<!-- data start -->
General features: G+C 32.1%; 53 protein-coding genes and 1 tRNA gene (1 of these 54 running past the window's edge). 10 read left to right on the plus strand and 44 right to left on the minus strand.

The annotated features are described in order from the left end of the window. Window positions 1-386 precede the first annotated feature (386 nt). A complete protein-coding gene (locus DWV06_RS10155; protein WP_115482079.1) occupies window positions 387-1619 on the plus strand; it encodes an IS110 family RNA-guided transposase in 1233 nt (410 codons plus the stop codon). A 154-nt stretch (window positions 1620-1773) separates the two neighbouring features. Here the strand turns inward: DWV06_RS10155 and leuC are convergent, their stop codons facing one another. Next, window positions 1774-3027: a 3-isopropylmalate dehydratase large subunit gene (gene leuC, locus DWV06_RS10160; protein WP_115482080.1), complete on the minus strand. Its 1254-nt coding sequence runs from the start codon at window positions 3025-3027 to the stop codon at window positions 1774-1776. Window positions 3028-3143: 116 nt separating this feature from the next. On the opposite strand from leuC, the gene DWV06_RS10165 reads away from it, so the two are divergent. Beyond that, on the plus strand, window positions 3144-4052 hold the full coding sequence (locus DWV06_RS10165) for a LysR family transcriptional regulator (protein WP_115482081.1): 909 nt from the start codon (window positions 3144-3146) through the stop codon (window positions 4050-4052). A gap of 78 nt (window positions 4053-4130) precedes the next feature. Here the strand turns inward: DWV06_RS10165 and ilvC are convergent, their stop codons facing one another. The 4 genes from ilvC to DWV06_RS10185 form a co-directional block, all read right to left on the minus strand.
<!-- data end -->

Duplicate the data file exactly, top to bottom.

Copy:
General features: G+C 32.1%; 53 protein-coding genes and 1 tRNA gene (1 of these 54 running past the window's edge). 10 read left to right on the plus strand and 44 right to left on the minus strand.

The annotated features are described in order from the left end of the window. Window positions 1-386 precede the first annotated feature (386 nt). A complete protein-coding gene (locus DWV06_RS10155; protein WP_115482079.1) occupies window positions 387-1619 on the plus strand; it encodes an IS110 family RNA-guided transposase in 1233 nt (410 codons plus the stop codon). A 154-nt stretch (window positions 1620-1773) separates the two neighbouring features. Here the strand turns inward: DWV06_RS10155 and leuC are convergent, their stop codons facing one another. Next, window positions 1774-3027: a 3-isopropylmalate dehydratase large subunit gene (gene leuC, locus DWV06_RS10160; protein WP_115482080.1), complete on the minus strand. Its 1254-nt coding sequence runs from the start codon at window positions 3025-3027 to the stop codon at window positions 1774-1776. Window positions 3028-3143: 116 nt separating this feature from the next. On the opposite strand from leuC, the gene DWV06_RS10165 reads away from it, so the two are divergent. Beyond that, on the plus strand, window positions 3144-4052 hold the full coding sequence (locus DWV06_RS10165) for a LysR family transcriptional regulator (protein WP_115482081.1): 909 nt from the start codon (window positions 3144-3146) through the stop codon (window positions 4050-4052). A gap of 78 nt (window positions 4053-4130) precedes the next feature. Here the strand turns inward: DWV06_RS10165 and ilvC are convergent, their stop codons facing one another. The 4 genes from ilvC to DWV06_RS10185 form a co-directional block, all read right to left on the minus strand.